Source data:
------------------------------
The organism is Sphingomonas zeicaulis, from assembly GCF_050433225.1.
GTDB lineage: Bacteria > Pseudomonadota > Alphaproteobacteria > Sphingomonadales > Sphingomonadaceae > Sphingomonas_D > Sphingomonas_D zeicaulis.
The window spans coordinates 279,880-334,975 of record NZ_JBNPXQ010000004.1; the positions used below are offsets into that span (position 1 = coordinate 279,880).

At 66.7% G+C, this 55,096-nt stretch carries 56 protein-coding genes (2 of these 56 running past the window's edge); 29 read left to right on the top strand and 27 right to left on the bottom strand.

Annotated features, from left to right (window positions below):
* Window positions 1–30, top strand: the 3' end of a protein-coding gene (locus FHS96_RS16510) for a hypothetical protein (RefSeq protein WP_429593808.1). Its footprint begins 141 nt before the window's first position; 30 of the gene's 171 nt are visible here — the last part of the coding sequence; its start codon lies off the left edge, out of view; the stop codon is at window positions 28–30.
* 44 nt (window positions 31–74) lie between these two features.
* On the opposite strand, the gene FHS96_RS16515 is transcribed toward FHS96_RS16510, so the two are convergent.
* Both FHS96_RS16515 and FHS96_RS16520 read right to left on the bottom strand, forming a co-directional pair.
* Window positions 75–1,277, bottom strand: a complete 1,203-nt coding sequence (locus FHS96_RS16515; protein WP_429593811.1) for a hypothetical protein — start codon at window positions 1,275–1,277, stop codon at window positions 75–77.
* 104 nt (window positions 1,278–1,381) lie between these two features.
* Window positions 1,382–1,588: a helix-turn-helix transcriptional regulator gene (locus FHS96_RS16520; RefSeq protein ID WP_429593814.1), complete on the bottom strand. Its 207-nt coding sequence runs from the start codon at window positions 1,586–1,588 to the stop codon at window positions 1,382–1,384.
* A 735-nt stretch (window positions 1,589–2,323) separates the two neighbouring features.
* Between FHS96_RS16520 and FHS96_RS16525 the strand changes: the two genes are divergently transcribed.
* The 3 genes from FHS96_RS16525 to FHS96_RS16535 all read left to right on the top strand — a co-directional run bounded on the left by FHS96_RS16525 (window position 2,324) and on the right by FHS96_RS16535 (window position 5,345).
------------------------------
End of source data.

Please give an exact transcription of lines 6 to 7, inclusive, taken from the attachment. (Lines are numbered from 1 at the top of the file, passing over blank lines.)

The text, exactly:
* Window positions 1–30, top strand: the 3' end of a protein-coding gene (locus FHS96_RS16510) for a hypothetical protein (RefSeq protein WP_429593808.1). Its footprint begins 141 nt before the window's first position; 30 of the gene's 171 nt are visible here — the last part of the coding sequence; its start codon lies off the left edge, out of view; the stop codon is at window positions 28–30.
* 44 nt (window positions 31–74) lie between these two features.